In rare cases, people with anti-neutrophil cytoplasmic antibody (ANCA)-associated vasculitis may also have symptoms of a chronic liver disease called primary biliary cirrhosis, a case report shows.
To date, only six other cases of these overlapping conditions have been reported in the literature, so researchers have not been able to establish a causal relationship. Nonetheless, when levels of liver enzymes are elevated in vasculitis patients, “physicians should be mindful of the possible coexistence of these diseases,” the investigators caution.
The study, “Anti-neutrophil Cytoplasmic Antibody (ANCA)-associated Vasculitis Associated with Primary Biliary Cirrhosis: A Case Report and Literature Review,” was published in the journal Internal Medicine.
Primary biliary cirrhosis (PBC) is a condition in which the small bile ducts in the liver become injured and inflamed, and are ultimately destroyed. In the absence of functioning bile ducts, bile builds up and causes liver damage, leading to cirrhosis and, in extreme cases, liver failure.
It is believed to be an autoimmune disease, mediated by an overactive immune system, and is often associated with other autoimmune disorders such Sjögren’s syndrome, systemic sclerosis, and rheumatoid arthritis. However, cases of PBC overlapping with ANCA vasculitis are rare.
The patient was admitted to the hospital in 2005 due to a fever, decreased appetite, and high levels of liver enzymes. He began feeling lower limb numbness in 2002, but his symptoms had recently worsened.
He had active inflammation, and a biliary infection was suspected. Imaging data did not confirm this diagnosis; still, he was given antibiotics, which did not improve his symptoms. Further testing also failed to identify any virus, bacteria, or fungus that could be responsible for the presumed infection.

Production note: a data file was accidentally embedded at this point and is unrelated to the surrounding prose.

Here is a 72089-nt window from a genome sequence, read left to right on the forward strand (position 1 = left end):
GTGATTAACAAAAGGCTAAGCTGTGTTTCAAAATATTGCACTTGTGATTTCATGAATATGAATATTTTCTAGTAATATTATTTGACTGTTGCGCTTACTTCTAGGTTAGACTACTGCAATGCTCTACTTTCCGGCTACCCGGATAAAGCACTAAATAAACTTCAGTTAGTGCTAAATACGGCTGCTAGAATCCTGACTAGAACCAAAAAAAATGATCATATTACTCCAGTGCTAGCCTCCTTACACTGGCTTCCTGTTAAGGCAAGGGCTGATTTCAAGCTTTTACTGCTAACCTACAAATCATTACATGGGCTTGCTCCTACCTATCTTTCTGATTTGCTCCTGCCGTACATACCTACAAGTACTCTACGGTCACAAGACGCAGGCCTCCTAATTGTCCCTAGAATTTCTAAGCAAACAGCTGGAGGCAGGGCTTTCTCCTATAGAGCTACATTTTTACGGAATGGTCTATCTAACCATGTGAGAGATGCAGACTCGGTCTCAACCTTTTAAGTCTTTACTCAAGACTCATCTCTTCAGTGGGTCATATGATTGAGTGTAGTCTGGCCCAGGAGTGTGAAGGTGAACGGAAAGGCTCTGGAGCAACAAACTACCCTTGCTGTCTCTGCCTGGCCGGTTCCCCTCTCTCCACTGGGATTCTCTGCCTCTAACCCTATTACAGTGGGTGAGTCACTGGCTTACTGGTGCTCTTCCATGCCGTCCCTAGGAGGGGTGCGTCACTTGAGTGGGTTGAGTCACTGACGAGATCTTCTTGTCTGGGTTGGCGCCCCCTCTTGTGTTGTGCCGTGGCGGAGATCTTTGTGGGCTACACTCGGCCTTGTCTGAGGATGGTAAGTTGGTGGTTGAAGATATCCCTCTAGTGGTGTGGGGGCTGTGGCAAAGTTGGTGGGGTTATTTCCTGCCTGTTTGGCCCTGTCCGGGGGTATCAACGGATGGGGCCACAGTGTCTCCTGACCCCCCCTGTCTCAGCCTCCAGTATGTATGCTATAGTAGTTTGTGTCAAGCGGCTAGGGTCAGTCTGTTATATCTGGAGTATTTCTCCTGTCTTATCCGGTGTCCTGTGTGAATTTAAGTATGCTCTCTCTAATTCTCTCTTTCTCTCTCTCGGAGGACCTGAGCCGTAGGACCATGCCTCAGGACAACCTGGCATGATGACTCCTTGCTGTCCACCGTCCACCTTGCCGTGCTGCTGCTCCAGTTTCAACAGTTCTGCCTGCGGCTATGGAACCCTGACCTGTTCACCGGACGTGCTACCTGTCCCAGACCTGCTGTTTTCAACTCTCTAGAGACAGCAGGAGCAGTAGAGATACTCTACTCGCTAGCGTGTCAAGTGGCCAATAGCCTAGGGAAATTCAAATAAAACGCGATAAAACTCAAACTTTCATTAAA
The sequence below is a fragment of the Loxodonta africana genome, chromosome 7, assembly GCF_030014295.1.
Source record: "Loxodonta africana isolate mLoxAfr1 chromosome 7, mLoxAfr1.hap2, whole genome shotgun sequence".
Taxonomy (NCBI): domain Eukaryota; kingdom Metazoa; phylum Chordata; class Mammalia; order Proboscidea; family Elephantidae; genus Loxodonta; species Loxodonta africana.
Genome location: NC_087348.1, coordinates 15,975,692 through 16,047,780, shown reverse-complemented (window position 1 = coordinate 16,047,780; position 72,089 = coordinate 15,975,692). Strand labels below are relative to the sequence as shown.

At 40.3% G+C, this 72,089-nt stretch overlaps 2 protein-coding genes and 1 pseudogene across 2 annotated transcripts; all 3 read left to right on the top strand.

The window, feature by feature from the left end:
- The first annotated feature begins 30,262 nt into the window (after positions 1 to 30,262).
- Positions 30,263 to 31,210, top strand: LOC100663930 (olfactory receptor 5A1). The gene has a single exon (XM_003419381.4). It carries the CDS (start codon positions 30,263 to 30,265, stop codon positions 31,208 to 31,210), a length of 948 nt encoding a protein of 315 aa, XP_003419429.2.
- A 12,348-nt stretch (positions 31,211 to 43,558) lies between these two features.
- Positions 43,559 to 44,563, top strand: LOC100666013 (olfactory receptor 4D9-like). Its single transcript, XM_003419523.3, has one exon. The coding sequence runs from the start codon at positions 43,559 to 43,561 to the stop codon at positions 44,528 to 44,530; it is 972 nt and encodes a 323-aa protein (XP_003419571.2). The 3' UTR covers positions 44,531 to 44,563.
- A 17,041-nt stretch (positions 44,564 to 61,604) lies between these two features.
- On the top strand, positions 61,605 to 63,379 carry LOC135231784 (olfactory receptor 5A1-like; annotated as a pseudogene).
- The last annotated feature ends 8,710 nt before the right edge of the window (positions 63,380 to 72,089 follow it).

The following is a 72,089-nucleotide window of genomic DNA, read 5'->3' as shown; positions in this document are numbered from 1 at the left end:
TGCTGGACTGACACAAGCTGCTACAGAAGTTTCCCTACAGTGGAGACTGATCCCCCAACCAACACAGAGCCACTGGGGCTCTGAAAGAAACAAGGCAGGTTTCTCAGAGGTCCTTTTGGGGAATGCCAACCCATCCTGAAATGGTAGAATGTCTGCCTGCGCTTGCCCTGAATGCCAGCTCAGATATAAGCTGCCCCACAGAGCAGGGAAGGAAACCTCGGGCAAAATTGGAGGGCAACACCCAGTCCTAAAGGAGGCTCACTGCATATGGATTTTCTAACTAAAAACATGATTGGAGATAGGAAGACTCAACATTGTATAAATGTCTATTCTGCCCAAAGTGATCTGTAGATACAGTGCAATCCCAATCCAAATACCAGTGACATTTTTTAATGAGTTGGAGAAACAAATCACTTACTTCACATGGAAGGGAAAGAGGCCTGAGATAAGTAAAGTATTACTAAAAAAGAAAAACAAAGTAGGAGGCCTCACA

A computed tomography (CT) scan revealed a nodular shadow in the upper lobe of his right lung. A tissue biopsy came back positive for Mycobacterium kansasii infections, for which a specific regimen of antibiotics was prescribed.
In addition, the researchers also found signs of MPO antibodies in circulation, as well as elevated levels of proteins and red blood cells in the urine, which led to a diagnosis of MPA with renal involvement.
The patient was started on high-dose prednisolone therapy, but inflammatory markers remained elevated and cyclophosphamide was added. At this point, his numbness improved and the levels of liver enzymes dropped, and the patient was able to gradually reduce his prednisolone dose. At six months, he also switched from cyclophosphamide to azathioprine.
One year after the first hospital admission, the lung infection was almost completely resolved, but his inflammatory markers remained mildly elevated, despite normal levels of MPO autoantibodies. The patient also showed signs of renal impairment, and his liver enzymes had risen again.
The clinical team suspected ANCA vasculitis recurrence and treated the man to induce vasculitis remission, but his liver enzymes and inflammation markers remained high.
Additional analysis showed plasma cells in a specific liver region, and positive M2 anti-mitochondrial antibodies (AMAs), leading to a final diagnosis of PBC associated with MPA.
He received treatment with ursodeoxycholic acid and bezafibrate to help lower his liver enzymes, while cyclophosphamide and prednisolone were used to manage the inflammation.
This is the seventh case of ANCA vasculitis overlapping with PBC reported in the literature, including six cases of MPA and one case of granulomatosis with polyangiitis. According to the investigators, all shared some common features, including increased levels of the liver enzyme alkaline phosphatase and active inflammation.
“Due to the scarcity of similar reports, it was not possible to establish a true overlap syndrome or casual association,” the researchers wrote. Still, they suggest that “when the biliary enzyme levels are elevated in patients with vasculitis, physicians should thus be mindful of the possible coexistence of these diseases.”